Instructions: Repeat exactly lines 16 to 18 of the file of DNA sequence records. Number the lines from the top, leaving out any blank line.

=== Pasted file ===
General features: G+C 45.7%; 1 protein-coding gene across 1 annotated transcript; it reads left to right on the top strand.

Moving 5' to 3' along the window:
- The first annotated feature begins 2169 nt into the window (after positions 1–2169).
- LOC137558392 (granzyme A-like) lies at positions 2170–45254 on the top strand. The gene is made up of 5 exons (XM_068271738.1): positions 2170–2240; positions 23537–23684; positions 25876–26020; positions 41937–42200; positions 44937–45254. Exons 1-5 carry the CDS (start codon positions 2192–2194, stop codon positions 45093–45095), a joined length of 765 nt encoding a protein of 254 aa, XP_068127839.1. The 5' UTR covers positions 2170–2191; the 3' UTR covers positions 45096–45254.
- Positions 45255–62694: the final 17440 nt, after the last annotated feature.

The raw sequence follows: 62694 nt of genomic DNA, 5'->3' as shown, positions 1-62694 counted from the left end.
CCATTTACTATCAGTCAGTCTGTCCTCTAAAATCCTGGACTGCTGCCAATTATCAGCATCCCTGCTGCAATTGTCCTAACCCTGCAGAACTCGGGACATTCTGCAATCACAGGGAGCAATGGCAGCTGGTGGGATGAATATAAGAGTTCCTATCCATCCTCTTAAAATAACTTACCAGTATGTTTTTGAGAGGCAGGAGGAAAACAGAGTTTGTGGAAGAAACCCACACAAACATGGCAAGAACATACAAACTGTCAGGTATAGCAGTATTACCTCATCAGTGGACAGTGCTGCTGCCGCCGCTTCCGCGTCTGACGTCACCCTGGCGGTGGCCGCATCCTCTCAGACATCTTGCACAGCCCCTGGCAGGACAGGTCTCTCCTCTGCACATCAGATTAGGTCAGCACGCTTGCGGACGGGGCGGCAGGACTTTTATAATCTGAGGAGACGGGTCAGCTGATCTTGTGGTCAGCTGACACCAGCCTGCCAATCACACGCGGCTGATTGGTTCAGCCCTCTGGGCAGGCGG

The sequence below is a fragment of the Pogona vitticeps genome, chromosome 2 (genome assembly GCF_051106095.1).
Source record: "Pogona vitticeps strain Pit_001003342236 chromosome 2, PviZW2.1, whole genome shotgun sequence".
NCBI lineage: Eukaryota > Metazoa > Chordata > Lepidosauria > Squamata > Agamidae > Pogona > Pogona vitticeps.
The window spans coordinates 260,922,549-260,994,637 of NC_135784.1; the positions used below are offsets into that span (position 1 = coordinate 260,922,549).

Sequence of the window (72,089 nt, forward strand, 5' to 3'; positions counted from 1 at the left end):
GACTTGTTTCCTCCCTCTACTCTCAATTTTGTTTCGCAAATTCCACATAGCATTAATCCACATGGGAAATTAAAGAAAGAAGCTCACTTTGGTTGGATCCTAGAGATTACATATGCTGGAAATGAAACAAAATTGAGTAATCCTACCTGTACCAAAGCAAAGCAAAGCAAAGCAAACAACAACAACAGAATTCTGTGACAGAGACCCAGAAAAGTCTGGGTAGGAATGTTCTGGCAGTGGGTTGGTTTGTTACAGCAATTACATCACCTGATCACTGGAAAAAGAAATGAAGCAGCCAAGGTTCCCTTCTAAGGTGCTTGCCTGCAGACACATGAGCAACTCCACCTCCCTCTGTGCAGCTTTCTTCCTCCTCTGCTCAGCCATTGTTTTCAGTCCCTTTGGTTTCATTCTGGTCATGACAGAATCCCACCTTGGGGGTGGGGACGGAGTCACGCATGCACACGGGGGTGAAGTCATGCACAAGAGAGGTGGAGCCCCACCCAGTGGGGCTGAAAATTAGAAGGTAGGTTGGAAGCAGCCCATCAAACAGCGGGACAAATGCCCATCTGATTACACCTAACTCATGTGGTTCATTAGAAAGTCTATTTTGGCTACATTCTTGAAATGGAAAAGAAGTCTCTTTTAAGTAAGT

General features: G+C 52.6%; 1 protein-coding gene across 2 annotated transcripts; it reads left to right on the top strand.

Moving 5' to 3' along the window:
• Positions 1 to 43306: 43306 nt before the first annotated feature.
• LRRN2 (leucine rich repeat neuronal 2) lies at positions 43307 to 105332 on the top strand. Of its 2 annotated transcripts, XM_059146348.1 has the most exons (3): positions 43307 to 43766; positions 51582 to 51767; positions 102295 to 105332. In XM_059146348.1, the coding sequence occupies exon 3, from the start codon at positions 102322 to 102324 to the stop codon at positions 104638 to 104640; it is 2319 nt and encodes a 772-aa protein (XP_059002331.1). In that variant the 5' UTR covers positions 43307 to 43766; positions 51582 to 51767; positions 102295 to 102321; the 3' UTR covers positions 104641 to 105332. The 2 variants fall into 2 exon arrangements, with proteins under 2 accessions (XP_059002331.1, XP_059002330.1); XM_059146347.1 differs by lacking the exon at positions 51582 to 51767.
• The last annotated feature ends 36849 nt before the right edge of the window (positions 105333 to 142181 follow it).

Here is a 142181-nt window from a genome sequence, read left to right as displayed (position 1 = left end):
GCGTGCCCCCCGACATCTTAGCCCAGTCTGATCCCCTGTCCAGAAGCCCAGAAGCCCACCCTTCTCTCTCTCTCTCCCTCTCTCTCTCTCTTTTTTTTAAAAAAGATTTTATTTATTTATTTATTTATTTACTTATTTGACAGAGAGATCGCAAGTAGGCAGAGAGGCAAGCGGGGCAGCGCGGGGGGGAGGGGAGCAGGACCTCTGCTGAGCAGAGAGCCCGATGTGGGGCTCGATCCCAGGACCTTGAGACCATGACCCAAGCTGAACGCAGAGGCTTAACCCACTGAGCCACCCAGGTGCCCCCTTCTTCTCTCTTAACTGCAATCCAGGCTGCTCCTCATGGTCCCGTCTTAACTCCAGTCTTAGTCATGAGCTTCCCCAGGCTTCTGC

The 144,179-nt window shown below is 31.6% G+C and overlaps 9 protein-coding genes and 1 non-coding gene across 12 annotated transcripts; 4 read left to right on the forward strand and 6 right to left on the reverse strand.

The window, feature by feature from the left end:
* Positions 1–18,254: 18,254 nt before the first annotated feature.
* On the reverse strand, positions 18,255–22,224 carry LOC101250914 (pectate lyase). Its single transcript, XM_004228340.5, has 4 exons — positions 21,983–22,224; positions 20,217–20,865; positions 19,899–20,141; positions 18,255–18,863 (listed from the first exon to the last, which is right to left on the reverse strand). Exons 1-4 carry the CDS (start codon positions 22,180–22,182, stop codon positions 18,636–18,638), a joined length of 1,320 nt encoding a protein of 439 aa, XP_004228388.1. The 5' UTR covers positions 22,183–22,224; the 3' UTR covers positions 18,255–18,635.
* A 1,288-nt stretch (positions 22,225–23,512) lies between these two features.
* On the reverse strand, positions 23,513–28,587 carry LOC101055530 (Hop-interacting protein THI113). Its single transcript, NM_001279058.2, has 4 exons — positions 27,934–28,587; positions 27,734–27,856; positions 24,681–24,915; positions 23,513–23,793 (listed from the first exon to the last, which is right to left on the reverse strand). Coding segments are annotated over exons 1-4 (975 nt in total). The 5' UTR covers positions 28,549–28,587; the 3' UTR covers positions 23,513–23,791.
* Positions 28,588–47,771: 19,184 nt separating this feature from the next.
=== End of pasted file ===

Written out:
• Positions 1 to 43306: 43306 nt before the first annotated feature.
• LRRN2 (leucine rich repeat neuronal 2) lies at positions 43307 to 105332 on the top strand. Of its 2 annotated transcripts, XM_059146348.1 has the most exons (3): positions 43307 to 43766; positions 51582 to 51767; positions 102295 to 105332. In XM_059146348.1, the coding sequence occupies exon 3, from the start codon at positions 102322 to 102324 to the stop codon at positions 104638 to 104640; it is 2319 nt and encodes a 772-aa protein (XP_059002331.1). In that variant the 5' UTR covers positions 43307 to 43766; positions 51582 to 51767; positions 102295 to 102321; the 3' UTR covers positions 104641 to 105332. The 2 variants fall into 2 exon arrangements, with proteins under 2 accessions (XP_059002331.1, XP_059002330.1); XM_059146347.1 differs by lacking the exon at positions 51582 to 51767.
• The last annotated feature ends 36849 nt before the right edge of the window (positions 105333 to 142181 follow it).